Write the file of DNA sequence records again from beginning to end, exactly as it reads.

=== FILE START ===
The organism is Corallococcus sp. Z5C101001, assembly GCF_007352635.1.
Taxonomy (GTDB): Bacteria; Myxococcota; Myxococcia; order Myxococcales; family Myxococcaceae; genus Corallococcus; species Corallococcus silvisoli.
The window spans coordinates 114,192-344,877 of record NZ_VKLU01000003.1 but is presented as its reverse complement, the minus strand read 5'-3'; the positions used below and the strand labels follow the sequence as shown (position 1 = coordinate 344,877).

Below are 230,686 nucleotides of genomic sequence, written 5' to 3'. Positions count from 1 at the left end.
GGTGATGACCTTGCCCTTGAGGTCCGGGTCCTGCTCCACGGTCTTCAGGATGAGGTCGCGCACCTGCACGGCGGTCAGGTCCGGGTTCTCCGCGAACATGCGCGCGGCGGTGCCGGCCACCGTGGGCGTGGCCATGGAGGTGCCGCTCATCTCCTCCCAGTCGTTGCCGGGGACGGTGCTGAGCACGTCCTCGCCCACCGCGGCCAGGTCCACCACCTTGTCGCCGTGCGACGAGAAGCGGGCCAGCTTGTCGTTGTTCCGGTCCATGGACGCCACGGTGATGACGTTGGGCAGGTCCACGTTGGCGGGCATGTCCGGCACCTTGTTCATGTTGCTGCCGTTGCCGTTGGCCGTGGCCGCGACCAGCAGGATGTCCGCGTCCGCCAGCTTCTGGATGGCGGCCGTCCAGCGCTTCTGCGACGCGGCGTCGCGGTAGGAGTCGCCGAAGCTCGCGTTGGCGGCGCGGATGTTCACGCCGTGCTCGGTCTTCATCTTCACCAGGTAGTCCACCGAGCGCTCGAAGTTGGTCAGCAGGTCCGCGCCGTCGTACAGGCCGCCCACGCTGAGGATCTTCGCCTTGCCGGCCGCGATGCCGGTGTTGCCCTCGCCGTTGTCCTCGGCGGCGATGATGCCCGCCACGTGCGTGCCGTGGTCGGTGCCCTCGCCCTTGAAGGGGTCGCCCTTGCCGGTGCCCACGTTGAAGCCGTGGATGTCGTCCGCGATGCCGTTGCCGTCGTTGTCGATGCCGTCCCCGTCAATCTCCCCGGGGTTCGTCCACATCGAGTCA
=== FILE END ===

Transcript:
The organism is Corallococcus sp. Z5C101001, assembly GCF_007352635.1.
Taxonomy (GTDB): Bacteria; Myxococcota; Myxococcia; order Myxococcales; family Myxococcaceae; genus Corallococcus; species Corallococcus silvisoli.
The window spans coordinates 114,192-344,877 of record NZ_VKLU01000003.1 but is presented as its reverse complement, the minus strand read 5'-3'; the positions used below and the strand labels follow the sequence as shown (position 1 = coordinate 344,877).

Below are 230,686 nucleotides of genomic sequence, written 5' to 3'. Positions count from 1 at the left end.
GGTGATGACCTTGCCCTTGAGGTCCGGGTCCTGCTCCACGGTCTTCAGGATGAGGTCGCGCACCTGCACGGCGGTCAGGTCCGGGTTCTCCGCGAACATGCGCGCGGCGGTGCCGGCCACCGTGGGCGTGGCCATGGAGGTGCCGCTCATCTCCTCCCAGTCGTTGCCGGGGACGGTGCTGAGCACGTCCTCGCCCACCGCGGCCAGGTCCACCACCTTGTCGCCGTGCGACGAGAAGCGGGCCAGCTTGTCGTTGTTCCGGTCCATGGACGCCACGGTGATGACGTTGGGCAGGTCCACGTTGGCGGGCATGTCCGGCACCTTGTTCATGTTGCTGCCGTTGCCGTTGGCCGTGGCCGCGACCAGCAGGATGTCCGCGTCCGCCAGCTTCTGGATGGCGGCCGTCCAGCGCTTCTGCGACGCGGCGTCGCGGTAGGAGTCGCCGAAGCTCGCGTTGGCGGCGCGGATGTTCACGCCGTGCTCGGTCTTCATCTTCACCAGGTAGTCCACCGAGCGCTCGAAGTTGGTCAGCAGGTCCGCGCCGTCGTACAGGCCGCCCACGCTGAGGATCTTCGCCTTGCCGGCCGCGATGCCGGTGTTGCCCTCGCCGTTGTCCTCGGCGGCGATGATGCCCGCCACGTGCGTGCCGTGGTCGGTGCCCTCGCCCTTGAAGGGGTCGCCCTTGCCGGTGCCCACGTTGAAGCCGTGGATGTCGTCCGCGATGCCGTTGCCGTCGTTGTCGATGCCGTCCCCGTCAATCTCCCCGGGGTTCGTCCACATCGAGTCA